I’d been feeling very nervous lately.
The prospect of uprooting an entire life and moving it nearly across-country and starting over again is a big one. My husband J and I have already made a couple of tentative steps toward getting our ducks in a row. I had the “we’re going to try to move away” chat with my boss just before the holidays. He was not happy, but happy FOR us, and grateful for the information so that we can work together to prepare for my someday-departure. J and I also talked to our landlady, and effective in February we’ll be on a month-to-month lease so that we can pick up and go at the drop of a hat. Meanwhile, we’ve been purging belongings that we have no desire to carry all the way to New Orleans. These little steps have suddenly made this whole moving thing quite real.
Emotional attachments aside, it’s the logistics that embed themselves in my brain when I wake up at 3:00 a.m. and can’t go back to sleep. Training someone to take my place at work, getting rid of stuff and packing the rest, driving it all down south, staying in hotels, searching for a place to live, doing all of those things one does in a new town when they move like registering vehicles and getting new IDs and brake tags and insurance and learning where to go and not to go and how to get there and and and and and….
…and the largest worry by far, because it’s at the very top of the Necessary list, is finding new jobs. We are slated to officially begin our job search once our taxes are filed this year (SOON!) because our return is the last chunk of fundage that we need in our Moving Fund in order to feel that we have a go-ahead to truly begin this whole process. I have worked at my place of employment for 11 years. I’ve had a lot of experience, and I’m Good At Stuff. My 3:00 a.m. worries about job-hunting are, though, multiple. I have not job-hunted in a decade and some change. This, by itself, would be alright, except that not only will I be job-hunting, I’ll be job-hunting long distance. I’ve never done a telephone interview before, it’s always been done in face-time. The prospect squicks me out because how can I tell what someone is thinking about what I’m saying to them, if I cannot see their face? And vice versa? And will anyone even look twice at my resume if they see I’m from out of state? The sooner we land employment, the sooner we can GO GO GO. And this, and that, and and and and! I’ve been full of worry worry worry at 3:00 a.m. for some time now.
And then the other night, I was in the kitchen listening to WWOZ on my phone and washing dishes (slingin’ suds, as my coworker says), when J randomly wandered into the room sing-chanting “Papa Legba! PAAPAAA LEEEGBAAA!” like there was no tomorrow. It turned out to be not-so-random when he pointed out the Legba candle still sitting on the kitchen table – I had it out for an offering when I found out that Coco Robicheaux passed away, in November, and it was still sitting there.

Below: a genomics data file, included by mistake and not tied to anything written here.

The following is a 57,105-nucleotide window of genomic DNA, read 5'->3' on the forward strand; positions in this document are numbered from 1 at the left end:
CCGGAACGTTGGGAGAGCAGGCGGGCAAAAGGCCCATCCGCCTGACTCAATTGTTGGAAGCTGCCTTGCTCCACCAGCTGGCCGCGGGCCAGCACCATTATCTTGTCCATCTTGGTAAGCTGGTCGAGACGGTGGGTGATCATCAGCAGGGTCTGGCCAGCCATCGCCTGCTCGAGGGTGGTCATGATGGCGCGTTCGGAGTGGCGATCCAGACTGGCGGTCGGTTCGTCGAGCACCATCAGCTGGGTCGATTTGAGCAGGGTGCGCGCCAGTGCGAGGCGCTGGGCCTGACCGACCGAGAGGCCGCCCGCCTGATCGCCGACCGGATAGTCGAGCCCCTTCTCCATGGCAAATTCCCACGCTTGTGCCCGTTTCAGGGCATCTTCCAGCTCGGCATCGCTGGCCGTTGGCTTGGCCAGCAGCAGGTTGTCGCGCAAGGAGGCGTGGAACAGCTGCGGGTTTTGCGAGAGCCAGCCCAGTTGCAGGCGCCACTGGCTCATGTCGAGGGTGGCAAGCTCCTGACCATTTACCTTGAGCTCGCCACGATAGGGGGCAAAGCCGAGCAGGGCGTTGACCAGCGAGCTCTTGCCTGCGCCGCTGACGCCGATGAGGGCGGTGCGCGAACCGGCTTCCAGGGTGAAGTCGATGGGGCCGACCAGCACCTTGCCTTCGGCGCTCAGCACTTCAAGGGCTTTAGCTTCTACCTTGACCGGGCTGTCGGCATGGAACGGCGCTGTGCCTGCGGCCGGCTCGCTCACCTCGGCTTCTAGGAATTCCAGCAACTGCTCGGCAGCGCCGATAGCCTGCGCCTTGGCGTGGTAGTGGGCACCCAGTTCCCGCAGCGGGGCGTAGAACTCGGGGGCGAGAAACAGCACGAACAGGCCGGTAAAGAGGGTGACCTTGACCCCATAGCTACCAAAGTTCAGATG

Nevertheless, random or not, 10 minutes later I was drying my hands and checking my phone when I discovered I had a text message. It was from a close friend of mine, whose wee daughter is nearly pushin’ 3 years old and is goddaughter of sorts to me and who calls me Auntie Voodoo (well, Doodoo, we haven’t conqured Vs yet), and said:
“Holy crap. I put on Papa Legba track. S knocked on wall, said “Come in. Hi, my name is S.”
Well. Throw me ’round and knock me sideways! She had apparently been playing the Priestess Miriam Voodoo recordings, and the track that honors/calls Papa Legba was on. And S, being young and open of spirit, seemed to be greeting him. All at the same time that J was wandering into my kitchen singin’ about him too. I believe in voodoo. I practice it. I honor it. And I pay attention. Papa Legba is a gatekeeper. He opens them, he closes them. He provides openings to new paths, too, if you ask and give something back and do some work for yourself.
The fact that all of this was happening at the same time that night meant, surely, that Ol’ Papa was out and about. Right at the peak of my job/moving anxiety. I left offerings for him on my altar before I went to bed. And I don’t feel so anxious anymore.
Every time I do start to feel panicky, I think about that and feel better. Once the time is right to start this hunt, I will go for it and work hard, and the path will be open to get me home to New Orleans.
Thank you J, thank you M, thank you, you astute and welcoming little S.
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